Why sometimes it’s better not to help

Despite the fact that I think that the more you allow your adult children to manage their own lives, the better off they are, I occasionally provide help when it is neither needed nor wanted.

I see other parents providing resources in the form of money, skills, and advice and I sometimes feel that unless I do the same thing, I am, in words that haunt me, a bad mother. It’s almost a form of “keeping up with the Jones”, showing the world what a caring mother I am by doing things for my kids, when intellectually, I am sure the best thing I can do is nothing.

Doing nothing is something I have to work at.

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Have you ever felt like a helicopter parent?

Helicopter parents are no doubt the topic du jour amongst those trying to understand current styles of parenting adult children.

Hovering over your children in their late teens and older generally gets a bad rap.

For another take on this, check out “When is it OK to be a Helicopter Parent” over at the Huffington Post:

“You’ve heard the critiques of so-called “helicopter parents” who can’t stay away from their kids, smothering them with so much love and attention that they never develop self-reliance. Narcissistic, dependent, and unable to strike out on their own, your over-loved children expect everyone to wait on them hand and foot. They’ll be doomed to a life of constant whining when they don’t get their way, and will never be able to support themselves financially or emotionally.” READ MORE…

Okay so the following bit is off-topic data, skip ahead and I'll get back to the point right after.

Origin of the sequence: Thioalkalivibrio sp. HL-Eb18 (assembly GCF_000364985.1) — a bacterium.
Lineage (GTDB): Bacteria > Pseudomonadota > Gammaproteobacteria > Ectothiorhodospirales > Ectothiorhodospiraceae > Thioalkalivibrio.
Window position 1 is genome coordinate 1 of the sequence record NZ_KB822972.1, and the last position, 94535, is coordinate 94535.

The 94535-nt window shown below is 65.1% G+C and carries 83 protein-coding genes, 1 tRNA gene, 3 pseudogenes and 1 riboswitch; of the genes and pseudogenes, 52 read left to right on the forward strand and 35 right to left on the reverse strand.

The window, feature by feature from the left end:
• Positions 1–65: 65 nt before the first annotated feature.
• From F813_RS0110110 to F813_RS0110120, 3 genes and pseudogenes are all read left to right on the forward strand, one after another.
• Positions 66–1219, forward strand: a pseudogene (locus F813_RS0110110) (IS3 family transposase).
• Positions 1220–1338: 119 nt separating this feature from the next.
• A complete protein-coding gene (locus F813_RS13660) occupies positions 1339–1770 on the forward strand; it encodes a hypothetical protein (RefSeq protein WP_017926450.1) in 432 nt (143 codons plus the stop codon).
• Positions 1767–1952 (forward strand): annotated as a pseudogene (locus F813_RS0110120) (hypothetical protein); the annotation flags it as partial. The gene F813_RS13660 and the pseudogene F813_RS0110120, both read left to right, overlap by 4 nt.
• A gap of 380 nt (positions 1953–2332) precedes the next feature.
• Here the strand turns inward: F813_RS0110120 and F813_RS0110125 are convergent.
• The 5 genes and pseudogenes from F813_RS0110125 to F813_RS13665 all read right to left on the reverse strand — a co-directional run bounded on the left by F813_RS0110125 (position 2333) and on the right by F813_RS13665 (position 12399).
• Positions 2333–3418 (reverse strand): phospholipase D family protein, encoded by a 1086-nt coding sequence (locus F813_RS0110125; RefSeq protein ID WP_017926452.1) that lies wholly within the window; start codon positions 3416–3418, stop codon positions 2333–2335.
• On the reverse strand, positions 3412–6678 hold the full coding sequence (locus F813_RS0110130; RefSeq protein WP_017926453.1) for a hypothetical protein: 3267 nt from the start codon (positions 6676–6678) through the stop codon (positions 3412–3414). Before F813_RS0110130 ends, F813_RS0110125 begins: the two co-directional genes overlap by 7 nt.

I’ll be writing more on this topic later.

Have you ever felt like a helicopter parent? Please don’t hesitate to leave a comment below.

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Wonder if you’re too involved? Why today’s parents are more involved with their adult children

Do you ever feel like you’re much more involved with your adult children than your parents are or were with you? You’re not the only one!

It’s common knowledge that today’s parents are far more involved with their adult children than parents were a generation ago. That’s because the environment for parenting adult children has changed significantly over the last 30 years and with this new environment, current parents of adult children find themselves doing and saying things that their own parents would never have done.

We find ourselves involved and if we are not, we are wondering why. The idea of a close relationship appeals to many of us, and we find ourselves butting in when perhaps we should be butting out.

So let’s dive a little deeper and explore the many factors that have created this new environment for parenting.

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